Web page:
19 March 2018

Industrializing native MS: hundreds of fragments against dozens of targets

Native mass spectrometry (MS) is a direct binding assay in which fragment binding to a target is detected when the complex is ionized and “weighed” in high vacuum. The technique is less commonly used than others, and there is some debate as to how well it works. A paper just published in ACS Infect. Dis. by Ronald Quinn and collaborators at Griffith University, the University of Washington, and the University of Toronto provides some encouraging data.

To demonstrate just how high-throughput native MS could be, the researchers started with 79 different proteins. These were all from Plasmodium falciparum, one of the main organisms that causes malaria. The proteins were chosen based on their size (< 50 kDa, for easier MS analysis) and likely importance for the parasite. Of these, 62 gave a good signal-to-noise ratio by native MS and were screened.

The researchers used an existing fragment library of 643 natural products; we highlighted an earlier version of this library in 2013. Of these, 602 molecules met the strict criteria defined in that design, with MW < 250 Da but with other properties more relaxed than rule of three guidelines. The library also contained significantly fewer aromatic rings than conventional fragment libraries and was more “three dimensional,” as assessed both by PMI and Fsp3.

Fragments were screened in pools of 8 at 5-400 µM each, with protein present at 1-20 µM; final ratios were 5:1 to 20:1. Hits were judged qualitatively as strong, medium, or weak, and the researchers estimate that strong and medium binders have dissociation constants < 100 µM.

Just over half of the proteins (32) had at least one hit, and a total of 96 fragments came up as hits. Importantly, many of these were selective: 48 fragments bound just one target, while another 18 bound just two (fragments that hit more than 6 proteins were considered promiscuous and excluded from further analysis).

Similarly to what has been done with NMR and thermal-shift assays, the researchers suggest that native MS can be used to assess ligandability. This is an appealing suggestion, though the researchers do not correlate MS-assessed ligandability with other methods such as SPR or high-throughput screens.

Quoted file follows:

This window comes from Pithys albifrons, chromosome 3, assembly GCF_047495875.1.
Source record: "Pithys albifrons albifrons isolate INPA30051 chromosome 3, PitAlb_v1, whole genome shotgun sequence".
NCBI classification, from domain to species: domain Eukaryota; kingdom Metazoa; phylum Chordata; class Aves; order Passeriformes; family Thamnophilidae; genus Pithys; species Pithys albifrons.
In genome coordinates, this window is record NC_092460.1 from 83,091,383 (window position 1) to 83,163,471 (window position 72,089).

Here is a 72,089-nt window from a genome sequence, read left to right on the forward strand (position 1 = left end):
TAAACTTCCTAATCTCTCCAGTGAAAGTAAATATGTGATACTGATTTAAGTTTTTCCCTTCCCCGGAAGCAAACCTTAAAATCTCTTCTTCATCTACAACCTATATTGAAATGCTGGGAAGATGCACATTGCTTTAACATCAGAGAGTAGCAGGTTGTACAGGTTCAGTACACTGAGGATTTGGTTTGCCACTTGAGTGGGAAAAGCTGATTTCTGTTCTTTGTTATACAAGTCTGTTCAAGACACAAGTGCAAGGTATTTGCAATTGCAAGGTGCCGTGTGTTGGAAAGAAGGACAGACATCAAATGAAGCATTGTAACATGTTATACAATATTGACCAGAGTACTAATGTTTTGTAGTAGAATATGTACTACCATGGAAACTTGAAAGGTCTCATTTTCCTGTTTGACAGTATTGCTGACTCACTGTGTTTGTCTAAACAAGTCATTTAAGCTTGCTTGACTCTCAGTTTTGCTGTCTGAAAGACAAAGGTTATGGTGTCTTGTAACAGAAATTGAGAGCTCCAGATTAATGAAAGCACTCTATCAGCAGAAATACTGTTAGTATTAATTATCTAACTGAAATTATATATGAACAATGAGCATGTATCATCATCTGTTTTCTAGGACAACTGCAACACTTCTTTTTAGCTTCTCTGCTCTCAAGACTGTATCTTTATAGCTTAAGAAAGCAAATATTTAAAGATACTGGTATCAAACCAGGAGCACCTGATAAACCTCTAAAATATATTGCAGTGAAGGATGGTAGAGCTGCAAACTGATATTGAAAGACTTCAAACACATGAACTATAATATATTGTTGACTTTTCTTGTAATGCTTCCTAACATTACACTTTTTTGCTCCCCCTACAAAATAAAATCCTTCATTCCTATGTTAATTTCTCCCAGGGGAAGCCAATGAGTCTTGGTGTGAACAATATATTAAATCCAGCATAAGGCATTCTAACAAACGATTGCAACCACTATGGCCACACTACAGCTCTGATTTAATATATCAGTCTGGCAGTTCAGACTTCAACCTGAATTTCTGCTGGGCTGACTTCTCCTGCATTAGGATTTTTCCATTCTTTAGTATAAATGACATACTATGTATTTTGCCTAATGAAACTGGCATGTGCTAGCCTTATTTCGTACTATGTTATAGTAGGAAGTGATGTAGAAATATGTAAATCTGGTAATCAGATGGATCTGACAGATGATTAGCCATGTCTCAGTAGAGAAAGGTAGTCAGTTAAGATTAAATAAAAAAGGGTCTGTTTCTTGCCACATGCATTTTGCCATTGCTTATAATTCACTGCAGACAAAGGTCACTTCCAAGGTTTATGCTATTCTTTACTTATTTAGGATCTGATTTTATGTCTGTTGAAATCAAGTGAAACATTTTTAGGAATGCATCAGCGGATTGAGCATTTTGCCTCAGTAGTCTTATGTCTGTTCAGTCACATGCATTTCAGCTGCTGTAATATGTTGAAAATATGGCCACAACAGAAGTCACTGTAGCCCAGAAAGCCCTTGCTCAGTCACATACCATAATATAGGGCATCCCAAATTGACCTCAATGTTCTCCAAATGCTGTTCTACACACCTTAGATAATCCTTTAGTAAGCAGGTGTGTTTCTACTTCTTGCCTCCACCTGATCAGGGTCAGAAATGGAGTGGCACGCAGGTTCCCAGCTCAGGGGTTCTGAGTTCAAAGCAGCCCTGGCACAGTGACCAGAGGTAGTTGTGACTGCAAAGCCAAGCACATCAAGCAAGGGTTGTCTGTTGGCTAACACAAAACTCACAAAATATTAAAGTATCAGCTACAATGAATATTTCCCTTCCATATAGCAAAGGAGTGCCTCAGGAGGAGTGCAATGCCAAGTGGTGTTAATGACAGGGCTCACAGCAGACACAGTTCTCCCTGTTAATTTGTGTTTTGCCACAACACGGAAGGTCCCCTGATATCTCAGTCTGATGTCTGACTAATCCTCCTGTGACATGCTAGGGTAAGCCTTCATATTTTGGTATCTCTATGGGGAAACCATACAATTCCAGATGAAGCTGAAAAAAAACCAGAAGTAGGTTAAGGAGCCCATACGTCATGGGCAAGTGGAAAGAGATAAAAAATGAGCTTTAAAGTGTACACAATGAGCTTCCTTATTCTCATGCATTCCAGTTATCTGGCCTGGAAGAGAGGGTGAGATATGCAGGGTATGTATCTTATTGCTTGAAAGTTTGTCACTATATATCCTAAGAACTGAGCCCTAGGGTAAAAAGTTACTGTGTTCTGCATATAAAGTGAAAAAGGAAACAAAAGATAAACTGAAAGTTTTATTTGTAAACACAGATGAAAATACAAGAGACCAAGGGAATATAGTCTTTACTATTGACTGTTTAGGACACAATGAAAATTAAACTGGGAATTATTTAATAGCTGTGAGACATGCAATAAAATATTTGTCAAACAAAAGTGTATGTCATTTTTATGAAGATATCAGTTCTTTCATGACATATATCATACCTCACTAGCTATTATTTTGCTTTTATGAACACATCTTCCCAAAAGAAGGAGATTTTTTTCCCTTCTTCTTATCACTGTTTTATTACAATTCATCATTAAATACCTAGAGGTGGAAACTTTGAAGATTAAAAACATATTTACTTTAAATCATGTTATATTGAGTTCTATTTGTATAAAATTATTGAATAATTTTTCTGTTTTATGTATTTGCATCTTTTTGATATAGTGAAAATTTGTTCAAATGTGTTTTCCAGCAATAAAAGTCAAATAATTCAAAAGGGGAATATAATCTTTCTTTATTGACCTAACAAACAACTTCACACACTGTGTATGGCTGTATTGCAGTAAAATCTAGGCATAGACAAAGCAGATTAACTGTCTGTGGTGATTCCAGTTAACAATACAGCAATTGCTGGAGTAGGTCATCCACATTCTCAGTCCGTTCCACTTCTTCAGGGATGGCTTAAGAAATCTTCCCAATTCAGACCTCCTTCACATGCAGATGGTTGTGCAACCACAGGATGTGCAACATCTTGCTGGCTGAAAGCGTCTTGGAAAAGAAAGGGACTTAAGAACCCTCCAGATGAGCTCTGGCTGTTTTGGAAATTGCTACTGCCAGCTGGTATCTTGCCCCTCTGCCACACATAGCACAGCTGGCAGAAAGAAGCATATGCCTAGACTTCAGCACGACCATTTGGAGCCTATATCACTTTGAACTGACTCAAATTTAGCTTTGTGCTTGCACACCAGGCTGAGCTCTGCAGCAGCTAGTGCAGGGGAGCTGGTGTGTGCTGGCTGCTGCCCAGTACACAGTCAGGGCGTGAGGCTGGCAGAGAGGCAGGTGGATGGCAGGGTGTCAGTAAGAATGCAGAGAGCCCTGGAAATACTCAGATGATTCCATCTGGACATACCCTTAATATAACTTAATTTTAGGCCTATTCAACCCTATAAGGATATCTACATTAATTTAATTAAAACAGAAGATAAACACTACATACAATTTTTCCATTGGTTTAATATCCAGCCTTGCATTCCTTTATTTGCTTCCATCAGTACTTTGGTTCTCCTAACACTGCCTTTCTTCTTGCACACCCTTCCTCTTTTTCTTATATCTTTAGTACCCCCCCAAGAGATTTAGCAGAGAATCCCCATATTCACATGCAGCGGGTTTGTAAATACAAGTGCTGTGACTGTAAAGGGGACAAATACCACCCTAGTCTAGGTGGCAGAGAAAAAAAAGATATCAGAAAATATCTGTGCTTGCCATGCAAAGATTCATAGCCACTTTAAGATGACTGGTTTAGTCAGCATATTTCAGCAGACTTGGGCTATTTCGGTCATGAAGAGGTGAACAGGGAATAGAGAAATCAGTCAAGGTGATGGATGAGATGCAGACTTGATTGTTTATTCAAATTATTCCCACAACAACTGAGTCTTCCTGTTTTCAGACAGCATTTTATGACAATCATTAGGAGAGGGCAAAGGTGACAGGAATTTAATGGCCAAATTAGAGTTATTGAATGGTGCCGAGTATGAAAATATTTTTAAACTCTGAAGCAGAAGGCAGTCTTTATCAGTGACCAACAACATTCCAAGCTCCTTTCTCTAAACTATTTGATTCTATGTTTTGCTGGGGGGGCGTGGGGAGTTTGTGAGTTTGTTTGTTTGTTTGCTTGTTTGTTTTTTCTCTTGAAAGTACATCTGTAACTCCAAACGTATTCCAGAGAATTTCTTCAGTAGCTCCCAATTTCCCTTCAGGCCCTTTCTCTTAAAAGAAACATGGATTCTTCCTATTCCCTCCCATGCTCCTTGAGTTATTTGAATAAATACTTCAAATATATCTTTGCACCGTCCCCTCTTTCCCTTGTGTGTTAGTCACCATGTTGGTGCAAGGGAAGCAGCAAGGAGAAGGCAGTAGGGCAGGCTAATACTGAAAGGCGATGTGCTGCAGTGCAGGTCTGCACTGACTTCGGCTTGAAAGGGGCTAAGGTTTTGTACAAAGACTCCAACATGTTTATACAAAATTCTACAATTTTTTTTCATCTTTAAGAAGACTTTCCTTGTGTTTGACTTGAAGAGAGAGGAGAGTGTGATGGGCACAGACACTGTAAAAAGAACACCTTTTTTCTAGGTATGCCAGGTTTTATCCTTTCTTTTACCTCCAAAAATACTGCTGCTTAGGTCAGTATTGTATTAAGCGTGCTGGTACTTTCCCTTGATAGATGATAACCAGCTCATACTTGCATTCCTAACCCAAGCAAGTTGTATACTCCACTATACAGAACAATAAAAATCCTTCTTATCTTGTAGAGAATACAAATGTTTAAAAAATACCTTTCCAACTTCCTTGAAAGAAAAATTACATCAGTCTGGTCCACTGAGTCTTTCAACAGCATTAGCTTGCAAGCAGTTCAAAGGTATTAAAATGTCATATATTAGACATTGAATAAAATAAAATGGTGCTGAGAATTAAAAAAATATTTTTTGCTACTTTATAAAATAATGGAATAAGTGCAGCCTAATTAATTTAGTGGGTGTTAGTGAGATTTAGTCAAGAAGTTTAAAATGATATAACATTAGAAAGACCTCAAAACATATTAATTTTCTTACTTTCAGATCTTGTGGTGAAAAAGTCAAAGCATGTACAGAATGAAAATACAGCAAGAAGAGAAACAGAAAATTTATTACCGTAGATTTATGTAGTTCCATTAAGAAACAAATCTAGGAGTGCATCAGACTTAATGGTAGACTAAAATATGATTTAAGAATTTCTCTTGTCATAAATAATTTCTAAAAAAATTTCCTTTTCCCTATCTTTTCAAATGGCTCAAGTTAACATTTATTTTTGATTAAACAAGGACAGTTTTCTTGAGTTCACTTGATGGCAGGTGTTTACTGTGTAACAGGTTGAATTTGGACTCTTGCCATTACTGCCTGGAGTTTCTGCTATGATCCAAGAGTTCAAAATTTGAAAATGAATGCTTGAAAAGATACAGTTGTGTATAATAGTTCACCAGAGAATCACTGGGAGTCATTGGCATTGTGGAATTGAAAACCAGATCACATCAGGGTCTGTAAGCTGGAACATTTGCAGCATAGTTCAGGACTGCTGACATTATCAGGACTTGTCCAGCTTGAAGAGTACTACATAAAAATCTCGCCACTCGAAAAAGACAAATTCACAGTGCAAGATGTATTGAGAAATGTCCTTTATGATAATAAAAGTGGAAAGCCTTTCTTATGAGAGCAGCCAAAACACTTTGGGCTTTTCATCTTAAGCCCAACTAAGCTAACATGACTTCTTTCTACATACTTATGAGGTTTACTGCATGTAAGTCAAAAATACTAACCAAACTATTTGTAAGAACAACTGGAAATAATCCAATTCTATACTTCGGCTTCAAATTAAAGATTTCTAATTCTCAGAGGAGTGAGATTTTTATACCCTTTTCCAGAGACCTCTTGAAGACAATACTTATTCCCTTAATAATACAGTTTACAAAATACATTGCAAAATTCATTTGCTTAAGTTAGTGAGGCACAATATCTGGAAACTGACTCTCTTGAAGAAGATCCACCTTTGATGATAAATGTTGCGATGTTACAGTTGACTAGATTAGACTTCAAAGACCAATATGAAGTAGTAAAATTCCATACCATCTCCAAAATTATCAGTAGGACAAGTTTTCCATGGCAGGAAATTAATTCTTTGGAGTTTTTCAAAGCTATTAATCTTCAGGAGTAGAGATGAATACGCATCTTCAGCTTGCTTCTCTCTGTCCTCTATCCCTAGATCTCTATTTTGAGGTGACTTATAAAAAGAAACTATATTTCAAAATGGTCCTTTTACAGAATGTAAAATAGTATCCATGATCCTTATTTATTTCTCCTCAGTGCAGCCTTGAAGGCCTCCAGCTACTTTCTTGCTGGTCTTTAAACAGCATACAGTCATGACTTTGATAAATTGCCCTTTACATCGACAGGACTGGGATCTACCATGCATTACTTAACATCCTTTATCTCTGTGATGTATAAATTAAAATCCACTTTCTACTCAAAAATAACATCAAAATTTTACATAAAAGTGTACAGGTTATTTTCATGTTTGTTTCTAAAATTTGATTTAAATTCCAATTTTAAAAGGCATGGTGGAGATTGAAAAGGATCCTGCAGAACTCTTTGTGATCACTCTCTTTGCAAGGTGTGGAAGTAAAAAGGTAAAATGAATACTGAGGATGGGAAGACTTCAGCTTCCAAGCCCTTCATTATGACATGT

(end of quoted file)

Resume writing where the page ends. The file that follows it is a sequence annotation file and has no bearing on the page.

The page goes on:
Conventionally, the next step would be to confirm binding with orthogonal techniques. Instead, the researchers took the rather bold move of testing fragment hits against the parasite directly. Remarkably, 79 of the fragments were active at 100 µM, with 13 having IC50 values < 45 µM.

A major strength of this paper is the disclosure of all the hits against all the targets. Not only does this allow others to confirm the results, it also provides starting points for further studies. So what do the fragments look like? Many of them are somewhat PAINful – we previously mentioned the promiscuity of one of their compounds, securinine. Although this molecule only hits two proteins in their panel, previous research has found that native MS can give high false-negative rates. Moreover, even if a molecule is truly inactive against a few dozen proteins, that doesn't mean it won’t hit many of the thousands of other proteins in a live protozoan.

Ultimately I would take any of these molecules with a huge dose of caution. That said, there are lots of interesting molecular structures in here, so if you’re looking to jump-start a program against malaria while exploring new chemistry, it may be worth digging into the data.

2 comments:

Daniel Sheehy said...

I'm curious about when we can say a fragment is promiscuous. Here they say 5 fragments bound to 5 proteins and 7 bound to 6 proteins. Then the authors say that binding to 6 proteins means they are promiscuous. I know it's relative to their screen, but are there more defined parameters that people have used in the past to declare a fragment as promiscuous? Perhaps low affinity combined with binding multiple proteins?

Promiscuity at the start (assuming you don't have better options) doesn't necessarily mean med chem won't increase the specificity.

Dan Erlanson said...

Hi Daniel,

You raise good points - promiscuity is really a subjective concept, as evidenced by the fact that three clinical compounds against different kinases have all been derived from the same fragment. I don't think there are hard and fast rules, and certainly if you have good structural information I wouldn't worry. The more difficult case is where you don't have a structure, such as in the case of PrATs , which seem to show up as frequent hits but are difficult to move forward.